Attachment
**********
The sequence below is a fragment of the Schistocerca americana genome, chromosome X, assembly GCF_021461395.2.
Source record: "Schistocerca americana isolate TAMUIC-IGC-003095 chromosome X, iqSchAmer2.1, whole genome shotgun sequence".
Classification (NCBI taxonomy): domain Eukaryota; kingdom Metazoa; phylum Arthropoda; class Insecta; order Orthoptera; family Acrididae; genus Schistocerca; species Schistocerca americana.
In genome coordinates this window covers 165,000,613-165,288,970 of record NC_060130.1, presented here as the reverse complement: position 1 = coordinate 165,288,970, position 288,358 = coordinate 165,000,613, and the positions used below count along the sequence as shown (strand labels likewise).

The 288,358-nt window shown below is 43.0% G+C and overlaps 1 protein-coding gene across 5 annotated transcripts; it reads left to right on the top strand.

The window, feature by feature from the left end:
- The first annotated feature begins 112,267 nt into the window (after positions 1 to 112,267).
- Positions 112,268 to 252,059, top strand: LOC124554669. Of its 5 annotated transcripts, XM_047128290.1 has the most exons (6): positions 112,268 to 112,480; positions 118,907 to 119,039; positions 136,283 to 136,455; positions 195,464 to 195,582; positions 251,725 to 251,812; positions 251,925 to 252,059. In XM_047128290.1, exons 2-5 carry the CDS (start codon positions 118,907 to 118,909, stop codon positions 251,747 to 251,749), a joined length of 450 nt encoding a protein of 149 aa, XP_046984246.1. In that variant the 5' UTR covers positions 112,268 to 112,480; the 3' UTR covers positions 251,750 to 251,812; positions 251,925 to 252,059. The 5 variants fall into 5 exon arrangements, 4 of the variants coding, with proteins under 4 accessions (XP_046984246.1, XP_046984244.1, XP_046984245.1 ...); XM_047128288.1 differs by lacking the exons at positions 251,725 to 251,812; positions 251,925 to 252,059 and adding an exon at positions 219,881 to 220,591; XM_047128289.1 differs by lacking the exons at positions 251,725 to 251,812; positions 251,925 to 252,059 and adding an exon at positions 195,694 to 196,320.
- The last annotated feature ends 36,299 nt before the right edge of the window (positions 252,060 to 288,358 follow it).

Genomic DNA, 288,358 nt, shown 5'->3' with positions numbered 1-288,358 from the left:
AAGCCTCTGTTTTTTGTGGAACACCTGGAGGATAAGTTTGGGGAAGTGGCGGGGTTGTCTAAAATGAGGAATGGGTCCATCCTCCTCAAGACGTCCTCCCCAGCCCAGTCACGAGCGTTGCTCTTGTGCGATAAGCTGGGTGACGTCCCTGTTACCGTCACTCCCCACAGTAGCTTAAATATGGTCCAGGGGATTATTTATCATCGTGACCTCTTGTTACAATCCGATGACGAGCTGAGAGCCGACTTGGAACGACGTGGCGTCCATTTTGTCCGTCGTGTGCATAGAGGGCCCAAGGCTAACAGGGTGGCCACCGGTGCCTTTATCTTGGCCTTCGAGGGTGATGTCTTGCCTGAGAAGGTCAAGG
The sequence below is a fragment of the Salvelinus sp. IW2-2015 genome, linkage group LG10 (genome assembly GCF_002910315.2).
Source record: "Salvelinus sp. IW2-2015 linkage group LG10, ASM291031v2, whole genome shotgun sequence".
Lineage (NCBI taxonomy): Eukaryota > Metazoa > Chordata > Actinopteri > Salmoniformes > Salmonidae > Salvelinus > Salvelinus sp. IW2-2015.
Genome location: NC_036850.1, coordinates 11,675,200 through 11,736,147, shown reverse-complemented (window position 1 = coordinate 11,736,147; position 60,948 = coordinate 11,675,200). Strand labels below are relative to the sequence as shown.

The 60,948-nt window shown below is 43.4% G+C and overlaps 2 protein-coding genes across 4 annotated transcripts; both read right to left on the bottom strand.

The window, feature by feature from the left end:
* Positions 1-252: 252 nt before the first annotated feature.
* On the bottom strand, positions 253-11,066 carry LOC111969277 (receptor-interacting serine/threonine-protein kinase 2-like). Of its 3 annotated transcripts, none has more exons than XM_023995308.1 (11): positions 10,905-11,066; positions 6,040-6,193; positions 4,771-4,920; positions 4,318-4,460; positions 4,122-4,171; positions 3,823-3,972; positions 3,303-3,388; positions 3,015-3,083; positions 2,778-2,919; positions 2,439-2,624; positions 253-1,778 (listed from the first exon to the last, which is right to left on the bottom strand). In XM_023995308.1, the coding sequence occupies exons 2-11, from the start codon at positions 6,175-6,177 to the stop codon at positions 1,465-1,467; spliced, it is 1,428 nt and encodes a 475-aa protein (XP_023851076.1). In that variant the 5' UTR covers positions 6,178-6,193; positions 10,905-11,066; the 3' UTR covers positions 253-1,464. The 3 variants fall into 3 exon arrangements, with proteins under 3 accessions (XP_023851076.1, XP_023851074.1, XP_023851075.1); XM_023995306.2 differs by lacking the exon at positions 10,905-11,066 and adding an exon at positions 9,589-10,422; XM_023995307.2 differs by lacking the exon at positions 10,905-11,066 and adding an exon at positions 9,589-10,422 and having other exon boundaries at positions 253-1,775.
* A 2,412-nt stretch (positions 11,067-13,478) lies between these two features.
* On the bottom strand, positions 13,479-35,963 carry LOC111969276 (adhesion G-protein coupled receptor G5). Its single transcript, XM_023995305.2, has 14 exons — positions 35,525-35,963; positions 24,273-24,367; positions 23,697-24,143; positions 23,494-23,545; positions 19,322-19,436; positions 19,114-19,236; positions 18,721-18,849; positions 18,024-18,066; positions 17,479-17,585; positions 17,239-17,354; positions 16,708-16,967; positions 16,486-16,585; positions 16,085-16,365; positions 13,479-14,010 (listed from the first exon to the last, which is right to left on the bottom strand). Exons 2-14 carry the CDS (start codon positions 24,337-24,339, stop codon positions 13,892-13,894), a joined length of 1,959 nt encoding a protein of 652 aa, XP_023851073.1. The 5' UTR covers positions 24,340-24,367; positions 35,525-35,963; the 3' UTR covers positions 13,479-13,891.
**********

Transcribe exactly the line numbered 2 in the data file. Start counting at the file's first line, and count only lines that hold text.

Source record: "Schistocerca americana isolate TAMUIC-IGC-003095 chromosome X, iqSchAmer2.1, whole genome shotgun sequence".